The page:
A Strawberry Moon has appeared in UK skies on Friday night.
The first full moon of June was a penumbral lunar eclipse.
This occurs when the moon enters the outer portion of the earth’s shadow - known as the penumbra.
As it passes through the penumbra, the moon appears darker.
But the moon did not get its name from its colour - although it is often known as a rose moon despite some saying it looks more brown than pink.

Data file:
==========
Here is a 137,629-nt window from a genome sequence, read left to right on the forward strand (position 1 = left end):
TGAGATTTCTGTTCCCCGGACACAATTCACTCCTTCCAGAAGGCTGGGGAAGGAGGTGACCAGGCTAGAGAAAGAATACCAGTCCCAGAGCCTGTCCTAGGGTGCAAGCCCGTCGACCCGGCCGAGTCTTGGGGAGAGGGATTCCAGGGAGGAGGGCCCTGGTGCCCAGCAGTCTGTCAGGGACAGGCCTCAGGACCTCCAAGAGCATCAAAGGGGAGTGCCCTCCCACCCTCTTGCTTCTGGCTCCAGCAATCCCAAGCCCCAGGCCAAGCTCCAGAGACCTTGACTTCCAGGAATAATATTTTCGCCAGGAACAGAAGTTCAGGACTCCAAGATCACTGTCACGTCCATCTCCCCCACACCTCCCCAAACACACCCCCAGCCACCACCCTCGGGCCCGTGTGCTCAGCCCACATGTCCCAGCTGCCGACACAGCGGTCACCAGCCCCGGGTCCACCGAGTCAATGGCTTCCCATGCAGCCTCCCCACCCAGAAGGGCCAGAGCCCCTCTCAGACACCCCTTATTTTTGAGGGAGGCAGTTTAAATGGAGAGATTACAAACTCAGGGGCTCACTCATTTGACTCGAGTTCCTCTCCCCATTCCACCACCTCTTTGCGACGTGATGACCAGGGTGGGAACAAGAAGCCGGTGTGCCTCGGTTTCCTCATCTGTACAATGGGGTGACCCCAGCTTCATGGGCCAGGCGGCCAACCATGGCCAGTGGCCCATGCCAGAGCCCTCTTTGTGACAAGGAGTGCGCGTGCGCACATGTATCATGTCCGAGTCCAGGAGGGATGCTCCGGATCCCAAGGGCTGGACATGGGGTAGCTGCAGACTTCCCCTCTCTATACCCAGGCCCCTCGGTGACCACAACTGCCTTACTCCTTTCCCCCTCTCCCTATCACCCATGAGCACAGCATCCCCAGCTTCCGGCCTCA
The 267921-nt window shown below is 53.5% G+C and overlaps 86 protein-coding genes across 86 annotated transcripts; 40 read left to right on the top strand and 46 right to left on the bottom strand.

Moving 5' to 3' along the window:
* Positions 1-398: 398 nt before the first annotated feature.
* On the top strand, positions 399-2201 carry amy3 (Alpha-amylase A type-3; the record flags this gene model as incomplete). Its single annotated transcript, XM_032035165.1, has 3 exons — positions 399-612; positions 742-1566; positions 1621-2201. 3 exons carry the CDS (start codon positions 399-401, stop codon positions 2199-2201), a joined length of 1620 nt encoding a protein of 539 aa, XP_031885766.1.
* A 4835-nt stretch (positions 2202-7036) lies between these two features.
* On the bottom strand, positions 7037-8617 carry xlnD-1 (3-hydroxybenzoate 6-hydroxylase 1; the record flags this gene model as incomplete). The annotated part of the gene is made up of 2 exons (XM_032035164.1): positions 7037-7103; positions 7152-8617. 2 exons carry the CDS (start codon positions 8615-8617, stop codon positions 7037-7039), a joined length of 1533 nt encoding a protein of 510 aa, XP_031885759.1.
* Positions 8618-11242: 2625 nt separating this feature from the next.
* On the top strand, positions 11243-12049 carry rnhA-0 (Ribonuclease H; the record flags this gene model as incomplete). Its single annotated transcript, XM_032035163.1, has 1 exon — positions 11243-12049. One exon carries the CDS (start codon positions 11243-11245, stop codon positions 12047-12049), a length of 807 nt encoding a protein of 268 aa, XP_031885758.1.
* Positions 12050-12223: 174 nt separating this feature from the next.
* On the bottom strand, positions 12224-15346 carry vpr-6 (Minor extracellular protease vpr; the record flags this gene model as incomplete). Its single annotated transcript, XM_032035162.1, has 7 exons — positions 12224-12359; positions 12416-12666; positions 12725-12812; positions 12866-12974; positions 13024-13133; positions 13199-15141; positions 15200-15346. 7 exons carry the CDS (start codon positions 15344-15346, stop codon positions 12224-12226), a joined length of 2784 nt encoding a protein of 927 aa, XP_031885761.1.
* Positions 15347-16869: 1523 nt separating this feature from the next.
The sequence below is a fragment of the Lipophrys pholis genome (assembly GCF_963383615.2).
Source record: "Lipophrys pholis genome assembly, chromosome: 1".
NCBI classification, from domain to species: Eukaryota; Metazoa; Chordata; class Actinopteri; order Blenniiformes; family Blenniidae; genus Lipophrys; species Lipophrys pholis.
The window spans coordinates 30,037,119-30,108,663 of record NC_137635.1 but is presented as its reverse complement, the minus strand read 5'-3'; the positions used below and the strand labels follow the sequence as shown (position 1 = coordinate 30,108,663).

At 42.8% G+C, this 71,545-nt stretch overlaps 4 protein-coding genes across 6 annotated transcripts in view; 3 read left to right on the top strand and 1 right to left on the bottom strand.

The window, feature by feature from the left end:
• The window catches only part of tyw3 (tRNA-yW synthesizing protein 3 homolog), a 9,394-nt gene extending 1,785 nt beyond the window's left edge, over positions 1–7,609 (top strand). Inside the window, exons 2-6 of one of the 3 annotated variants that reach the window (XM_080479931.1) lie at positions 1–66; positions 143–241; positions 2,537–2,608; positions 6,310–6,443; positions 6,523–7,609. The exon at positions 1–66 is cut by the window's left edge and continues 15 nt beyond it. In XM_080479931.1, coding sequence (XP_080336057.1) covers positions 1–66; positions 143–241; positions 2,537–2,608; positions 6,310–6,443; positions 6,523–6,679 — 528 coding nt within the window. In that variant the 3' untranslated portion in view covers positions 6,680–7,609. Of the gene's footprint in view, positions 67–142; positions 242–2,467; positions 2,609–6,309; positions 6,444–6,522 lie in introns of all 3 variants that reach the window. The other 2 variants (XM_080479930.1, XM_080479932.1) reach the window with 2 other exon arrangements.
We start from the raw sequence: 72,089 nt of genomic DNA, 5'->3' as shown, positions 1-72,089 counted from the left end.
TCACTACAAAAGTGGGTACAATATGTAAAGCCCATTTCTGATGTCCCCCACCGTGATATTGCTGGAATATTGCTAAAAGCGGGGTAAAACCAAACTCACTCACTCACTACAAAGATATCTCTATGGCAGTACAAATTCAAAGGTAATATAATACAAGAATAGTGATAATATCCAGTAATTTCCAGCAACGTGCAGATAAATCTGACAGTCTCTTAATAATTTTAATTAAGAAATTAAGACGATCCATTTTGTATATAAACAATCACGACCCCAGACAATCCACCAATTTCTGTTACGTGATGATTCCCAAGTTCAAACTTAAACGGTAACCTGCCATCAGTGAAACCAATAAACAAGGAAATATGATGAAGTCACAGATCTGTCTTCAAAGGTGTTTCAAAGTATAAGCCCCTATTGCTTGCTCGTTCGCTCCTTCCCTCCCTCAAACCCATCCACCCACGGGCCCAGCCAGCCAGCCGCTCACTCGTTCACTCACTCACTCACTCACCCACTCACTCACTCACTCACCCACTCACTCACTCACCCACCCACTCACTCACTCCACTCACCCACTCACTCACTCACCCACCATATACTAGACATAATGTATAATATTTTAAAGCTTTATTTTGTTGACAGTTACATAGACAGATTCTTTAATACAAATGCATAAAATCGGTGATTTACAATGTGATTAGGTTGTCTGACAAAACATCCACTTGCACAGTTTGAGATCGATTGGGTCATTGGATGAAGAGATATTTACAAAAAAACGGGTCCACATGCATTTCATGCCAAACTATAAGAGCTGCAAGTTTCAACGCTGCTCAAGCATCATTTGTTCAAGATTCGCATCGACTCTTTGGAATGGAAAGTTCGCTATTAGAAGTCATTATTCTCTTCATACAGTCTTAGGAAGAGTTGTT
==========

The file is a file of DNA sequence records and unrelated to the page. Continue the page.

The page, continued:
According to the Royal Observatory, was named by native North Americans who harvested strawberries in June. In other cultures it is named the hot moon for the beginning of the summer heat.
The maximum eclipse will happen when it is still light across the UK (around 21.00BST), but the moon should still be visible (cloud permitting!).